This is the second of the Moving Your Pets Abroad series.  The first part dealt with the preparation needed before you transport your pet abroad.

Pet CarrierWhen moving abroad one of the biggest concerns is how to transport your pets to your new home. When travelling around Europe this is not too big a problem, the problem occurs over long distances or when crossing over water. I moved from England to Portugal which meant a choice between flying my cat over or take the ferry and then drive.

In my case I wanted to get my cat to her new home as quickly and as painlessly as possible and that meant flying.  Both flying and sailing has their pros and cons but in my case the decision was down to something very bizarre. Basically, if we went by ferry my cat would be on her own in the car and if we were sinking it would be very difficult for me to save her and she wouldn’t be able to save herself trapped in the car. On the other hand if we both flew together although she’d be on her own in the hold, if the plane did crash at least we’d die together! Crazy I know, but I really love my cat!

Flying Options

So, once you’ve decided to fly there are two main options:

  1. Fly on the same plane as your pet
  2. Let her fly alone

In the UK, if you want to fly your pet abroad two things are standard – they will have to go in the hold and you will have to use a pet transportation company to arrange it.

If you let your pet fly alone

If you decide to let the pet transportation take care of all the arrangements all you then need to do is find one that suits you and then they will help you do the rest.  Basically you will need to make sure your pet has the correct paperwork & container  (although usually they can sell or rent you one if needed), you will need to drop you pet off (some pick up for a price) and make sure there is someone at the other end to pick up.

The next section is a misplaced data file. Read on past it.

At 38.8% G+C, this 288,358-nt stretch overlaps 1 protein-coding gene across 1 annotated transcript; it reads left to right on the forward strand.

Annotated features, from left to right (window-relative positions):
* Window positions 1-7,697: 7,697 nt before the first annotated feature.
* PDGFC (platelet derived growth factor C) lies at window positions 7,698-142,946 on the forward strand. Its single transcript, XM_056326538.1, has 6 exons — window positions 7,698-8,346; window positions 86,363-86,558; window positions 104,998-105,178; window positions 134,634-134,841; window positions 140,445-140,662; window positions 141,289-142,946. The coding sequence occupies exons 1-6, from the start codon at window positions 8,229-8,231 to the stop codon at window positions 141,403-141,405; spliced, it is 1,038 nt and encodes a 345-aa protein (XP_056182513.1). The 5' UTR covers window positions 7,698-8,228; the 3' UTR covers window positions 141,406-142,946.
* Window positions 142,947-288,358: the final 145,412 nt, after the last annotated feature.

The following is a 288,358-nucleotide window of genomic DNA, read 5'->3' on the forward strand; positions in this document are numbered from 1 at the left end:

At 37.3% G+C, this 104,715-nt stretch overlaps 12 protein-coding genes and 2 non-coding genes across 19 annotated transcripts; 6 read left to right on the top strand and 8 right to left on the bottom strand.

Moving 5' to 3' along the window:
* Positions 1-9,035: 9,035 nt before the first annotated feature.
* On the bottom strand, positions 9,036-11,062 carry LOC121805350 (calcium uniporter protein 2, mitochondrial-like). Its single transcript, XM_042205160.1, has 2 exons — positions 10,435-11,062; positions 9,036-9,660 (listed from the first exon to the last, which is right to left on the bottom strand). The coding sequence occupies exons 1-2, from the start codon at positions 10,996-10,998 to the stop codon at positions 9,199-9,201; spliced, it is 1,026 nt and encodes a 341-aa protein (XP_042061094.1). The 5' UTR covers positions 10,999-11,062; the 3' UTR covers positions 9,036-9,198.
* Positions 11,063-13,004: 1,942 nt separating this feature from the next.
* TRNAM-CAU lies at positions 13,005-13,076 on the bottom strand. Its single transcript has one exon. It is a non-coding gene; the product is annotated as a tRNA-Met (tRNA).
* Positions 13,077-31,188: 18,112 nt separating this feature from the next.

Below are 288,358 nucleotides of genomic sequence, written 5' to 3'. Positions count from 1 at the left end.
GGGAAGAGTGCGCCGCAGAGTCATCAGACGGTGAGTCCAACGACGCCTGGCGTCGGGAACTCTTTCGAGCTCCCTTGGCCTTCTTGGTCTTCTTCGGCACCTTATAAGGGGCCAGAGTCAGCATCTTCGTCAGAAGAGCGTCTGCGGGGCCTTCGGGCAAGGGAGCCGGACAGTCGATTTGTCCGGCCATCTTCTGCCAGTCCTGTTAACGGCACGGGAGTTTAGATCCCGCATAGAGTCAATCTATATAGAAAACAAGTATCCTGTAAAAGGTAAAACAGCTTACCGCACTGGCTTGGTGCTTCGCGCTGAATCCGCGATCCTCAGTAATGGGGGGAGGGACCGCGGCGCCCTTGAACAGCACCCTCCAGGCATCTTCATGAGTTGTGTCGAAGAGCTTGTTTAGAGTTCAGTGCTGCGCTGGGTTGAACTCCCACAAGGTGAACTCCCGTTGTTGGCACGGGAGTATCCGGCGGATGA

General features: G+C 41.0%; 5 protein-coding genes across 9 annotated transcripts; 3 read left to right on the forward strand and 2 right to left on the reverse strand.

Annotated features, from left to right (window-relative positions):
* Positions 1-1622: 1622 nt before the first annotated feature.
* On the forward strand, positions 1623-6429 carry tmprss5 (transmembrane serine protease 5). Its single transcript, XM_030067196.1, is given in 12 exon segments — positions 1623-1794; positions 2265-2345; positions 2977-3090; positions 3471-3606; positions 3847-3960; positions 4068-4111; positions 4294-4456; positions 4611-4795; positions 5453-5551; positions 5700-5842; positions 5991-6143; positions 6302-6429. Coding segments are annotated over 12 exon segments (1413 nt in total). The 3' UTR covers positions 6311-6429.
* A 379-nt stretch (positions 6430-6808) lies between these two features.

If you fly with your pet

If you decide to fly with your pet then you need to do a bit more leg work. Firstly, you need to find an airline that takes animals on board. At the time of my move, my closest airport was East Midlands but only Easyjet flew from there to Faro, and they don’t take pets. So, after some internet searching, I found that Monarch did and that they flew out of Birmingham. It was further to travel but seemed the most reasonable option.

Once I had found the airline to travel with it is this simple to book seats for me and a space in the hold for my cat. I had to deal with a pet transportation company and the actual cost for my cat was about 3x the cost for me!

Once booked, the company sends the requirements for travel. Apart from her pet passport my cat also needed a container of appropriate size (and this varies depending on the size of your pet) and water. They also warned us NOT to give her any medication to send her to sleep. The reason for this is that it can affect their breathing.

who’s bought a cat on the plane, poor thing!

When the day came, we had to book her in much earlier than us which was OK but the ironic thing was that they said it was to get her settled on the plane etc. But, when we were boarding and taking our places the pilot came over the radio and apologised for the delay saying that they just loading a cat into the hold. There were lots of ‘ohs’ and ‘ahs’ and ‘who’s bought a cat on the plane, poor thing’. Somewhat embarrassing!!

At the other end, after an anxious 3 hours’ flight, we were waiting on the bus to take us to the terminal when we saw am electric cart whizz past with one cat box on it and a pair of wide eyes! We picked her up, after another local payment, and then took her home, no worse for wear.

On that occasion it all worked out well, if expensive and I would recommend it.

What about you?  Have you flown your pet to your new home?  If so, how was it – for you and your pet?

Image: Ambro / FreeDigitalPhotos.net